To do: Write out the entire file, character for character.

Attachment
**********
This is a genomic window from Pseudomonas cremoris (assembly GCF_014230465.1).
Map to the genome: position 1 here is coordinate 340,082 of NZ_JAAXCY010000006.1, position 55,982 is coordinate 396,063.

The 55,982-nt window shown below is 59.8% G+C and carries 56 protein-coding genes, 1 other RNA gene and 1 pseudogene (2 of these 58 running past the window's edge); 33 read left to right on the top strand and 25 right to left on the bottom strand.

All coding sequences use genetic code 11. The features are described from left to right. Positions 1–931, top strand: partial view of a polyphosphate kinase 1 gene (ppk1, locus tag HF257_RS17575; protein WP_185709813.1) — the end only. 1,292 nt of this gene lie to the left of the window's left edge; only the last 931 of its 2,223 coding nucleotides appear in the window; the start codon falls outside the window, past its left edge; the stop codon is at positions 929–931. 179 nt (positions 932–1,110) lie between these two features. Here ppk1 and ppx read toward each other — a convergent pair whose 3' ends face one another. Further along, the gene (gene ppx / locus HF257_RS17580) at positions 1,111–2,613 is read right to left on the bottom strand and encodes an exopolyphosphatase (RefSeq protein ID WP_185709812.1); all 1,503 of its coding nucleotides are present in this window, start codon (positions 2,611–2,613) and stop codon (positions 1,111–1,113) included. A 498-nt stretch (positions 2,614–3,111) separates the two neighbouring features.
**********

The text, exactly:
This is a genomic window from Pseudomonas cremoris (assembly GCF_014230465.1).
Map to the genome: position 1 here is coordinate 340,082 of NZ_JAAXCY010000006.1, position 55,982 is coordinate 396,063.

The 55,982-nt window shown below is 59.8% G+C and carries 56 protein-coding genes, 1 other RNA gene and 1 pseudogene (2 of these 58 running past the window's edge); 33 read left to right on the top strand and 25 right to left on the bottom strand.

All coding sequences use genetic code 11. The features are described from left to right. Positions 1–931, top strand: partial view of a polyphosphate kinase 1 gene (ppk1, locus tag HF257_RS17575; protein WP_185709813.1) — the end only. 1,292 nt of this gene lie to the left of the window's left edge; only the last 931 of its 2,223 coding nucleotides appear in the window; the start codon falls outside the window, past its left edge; the stop codon is at positions 929–931. 179 nt (positions 932–1,110) lie between these two features. Here ppk1 and ppx read toward each other — a convergent pair whose 3' ends face one another. Further along, the gene (gene ppx / locus HF257_RS17580) at positions 1,111–2,613 is read right to left on the bottom strand and encodes an exopolyphosphatase (RefSeq protein ID WP_185709812.1); all 1,503 of its coding nucleotides are present in this window, start codon (positions 2,611–2,613) and stop codon (positions 1,111–1,113) included. A 498-nt stretch (positions 2,614–3,111) separates the two neighbouring features.